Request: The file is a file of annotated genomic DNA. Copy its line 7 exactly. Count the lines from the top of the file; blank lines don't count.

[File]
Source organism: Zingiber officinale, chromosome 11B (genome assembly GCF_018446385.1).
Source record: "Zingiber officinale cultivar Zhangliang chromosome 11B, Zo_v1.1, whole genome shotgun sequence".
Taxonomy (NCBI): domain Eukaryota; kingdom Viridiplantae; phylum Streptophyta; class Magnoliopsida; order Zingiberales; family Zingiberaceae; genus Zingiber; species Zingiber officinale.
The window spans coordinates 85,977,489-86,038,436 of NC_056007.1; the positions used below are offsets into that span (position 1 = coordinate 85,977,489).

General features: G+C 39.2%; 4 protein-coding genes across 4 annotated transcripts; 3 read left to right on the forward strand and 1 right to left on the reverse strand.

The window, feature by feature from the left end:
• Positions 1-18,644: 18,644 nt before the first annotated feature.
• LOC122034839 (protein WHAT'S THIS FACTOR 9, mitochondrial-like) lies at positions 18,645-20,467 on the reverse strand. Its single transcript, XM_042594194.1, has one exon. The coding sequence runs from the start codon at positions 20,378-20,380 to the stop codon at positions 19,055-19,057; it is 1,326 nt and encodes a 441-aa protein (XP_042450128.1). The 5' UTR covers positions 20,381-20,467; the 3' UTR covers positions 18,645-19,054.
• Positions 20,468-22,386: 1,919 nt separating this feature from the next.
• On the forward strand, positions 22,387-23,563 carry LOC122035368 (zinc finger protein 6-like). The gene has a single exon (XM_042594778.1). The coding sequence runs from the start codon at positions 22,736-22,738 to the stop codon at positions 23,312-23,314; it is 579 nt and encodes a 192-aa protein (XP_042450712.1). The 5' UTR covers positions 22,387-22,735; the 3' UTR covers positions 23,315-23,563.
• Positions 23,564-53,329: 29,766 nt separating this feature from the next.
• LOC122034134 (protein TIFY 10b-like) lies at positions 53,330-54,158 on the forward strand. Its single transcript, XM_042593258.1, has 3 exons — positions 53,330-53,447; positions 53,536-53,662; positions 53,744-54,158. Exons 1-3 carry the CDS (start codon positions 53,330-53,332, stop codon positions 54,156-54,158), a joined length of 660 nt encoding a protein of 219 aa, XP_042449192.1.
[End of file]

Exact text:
• Positions 1-18,644: 18,644 nt before the first annotated feature.